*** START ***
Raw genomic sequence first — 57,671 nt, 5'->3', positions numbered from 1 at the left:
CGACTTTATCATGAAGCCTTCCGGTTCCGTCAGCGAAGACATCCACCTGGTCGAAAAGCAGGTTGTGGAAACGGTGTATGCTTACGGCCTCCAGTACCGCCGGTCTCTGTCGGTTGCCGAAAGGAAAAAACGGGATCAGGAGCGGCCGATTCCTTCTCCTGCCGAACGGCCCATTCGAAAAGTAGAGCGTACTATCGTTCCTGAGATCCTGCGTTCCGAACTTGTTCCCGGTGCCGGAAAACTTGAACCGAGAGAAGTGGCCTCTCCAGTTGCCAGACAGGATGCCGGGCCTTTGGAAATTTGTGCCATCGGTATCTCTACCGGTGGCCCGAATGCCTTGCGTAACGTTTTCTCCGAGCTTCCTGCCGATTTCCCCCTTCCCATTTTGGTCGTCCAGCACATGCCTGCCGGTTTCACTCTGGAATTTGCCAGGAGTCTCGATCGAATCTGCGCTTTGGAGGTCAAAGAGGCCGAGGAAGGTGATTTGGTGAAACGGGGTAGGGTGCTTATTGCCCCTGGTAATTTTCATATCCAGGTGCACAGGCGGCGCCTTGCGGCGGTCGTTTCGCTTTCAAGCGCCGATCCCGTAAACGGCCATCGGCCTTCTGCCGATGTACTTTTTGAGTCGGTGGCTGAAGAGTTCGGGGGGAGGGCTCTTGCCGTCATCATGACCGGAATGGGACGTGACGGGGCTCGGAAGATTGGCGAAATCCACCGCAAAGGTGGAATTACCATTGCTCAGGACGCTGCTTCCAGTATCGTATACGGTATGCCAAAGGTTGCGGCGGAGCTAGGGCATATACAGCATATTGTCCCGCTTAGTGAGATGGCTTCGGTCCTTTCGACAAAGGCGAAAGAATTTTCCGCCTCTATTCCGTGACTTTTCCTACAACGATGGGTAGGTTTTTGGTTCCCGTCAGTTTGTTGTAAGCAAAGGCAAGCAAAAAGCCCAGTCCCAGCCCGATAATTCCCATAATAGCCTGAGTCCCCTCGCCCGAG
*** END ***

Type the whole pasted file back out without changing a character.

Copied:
Raw genomic sequence first — 57,671 nt, 5'->3', positions numbered from 1 at the left:
CGACTTTATCATGAAGCCTTCCGGTTCCGTCAGCGAAGACATCCACCTGGTCGAAAAGCAGGTTGTGGAAACGGTGTATGCTTACGGCCTCCAGTACCGCCGGTCTCTGTCGGTTGCCGAAAGGAAAAAACGGGATCAGGAGCGGCCGATTCCTTCTCCTGCCGAACGGCCCATTCGAAAAGTAGAGCGTACTATCGTTCCTGAGATCCTGCGTTCCGAACTTGTTCCCGGTGCCGGAAAACTTGAACCGAGAGAAGTGGCCTCTCCAGTTGCCAGACAGGATGCCGGGCCTTTGGAAATTTGTGCCATCGGTATCTCTACCGGTGGCCCGAATGCCTTGCGTAACGTTTTCTCCGAGCTTCCTGCCGATTTCCCCCTTCCCATTTTGGTCGTCCAGCACATGCCTGCCGGTTTCACTCTGGAATTTGCCAGGAGTCTCGATCGAATCTGCGCTTTGGAGGTCAAAGAGGCCGAGGAAGGTGATTTGGTGAAACGGGGTAGGGTGCTTATTGCCCCTGGTAATTTTCATATCCAGGTGCACAGGCGGCGCCTTGCGGCGGTCGTTTCGCTTTCAAGCGCCGATCCCGTAAACGGCCATCGGCCTTCTGCCGATGTACTTTTTGAGTCGGTGGCTGAAGAGTTCGGGGGGAGGGCTCTTGCCGTCATCATGACCGGAATGGGACGTGACGGGGCTCGGAAGATTGGCGAAATCCACCGCAAAGGTGGAATTACCATTGCTCAGGACGCTGCTTCCAGTATCGTATACGGTATGCCAAAGGTTGCGGCGGAGCTAGGGCATATACAGCATATTGTCCCGCTTAGTGAGATGGCTTCGGTCCTTTCGACAAAGGCGAAAGAATTTTCCGCCTCTATTCCGTGACTTTTCCTACAACGATGGGTAGGTTTTTGGTTCCCGTCAGTTTGTTGTAAGCAAAGGCAAGCAAAAAGCCCAGTCCCAGCCCGATAATTCCCATAATAGCCTGAGTCCCCTCGCCCGAG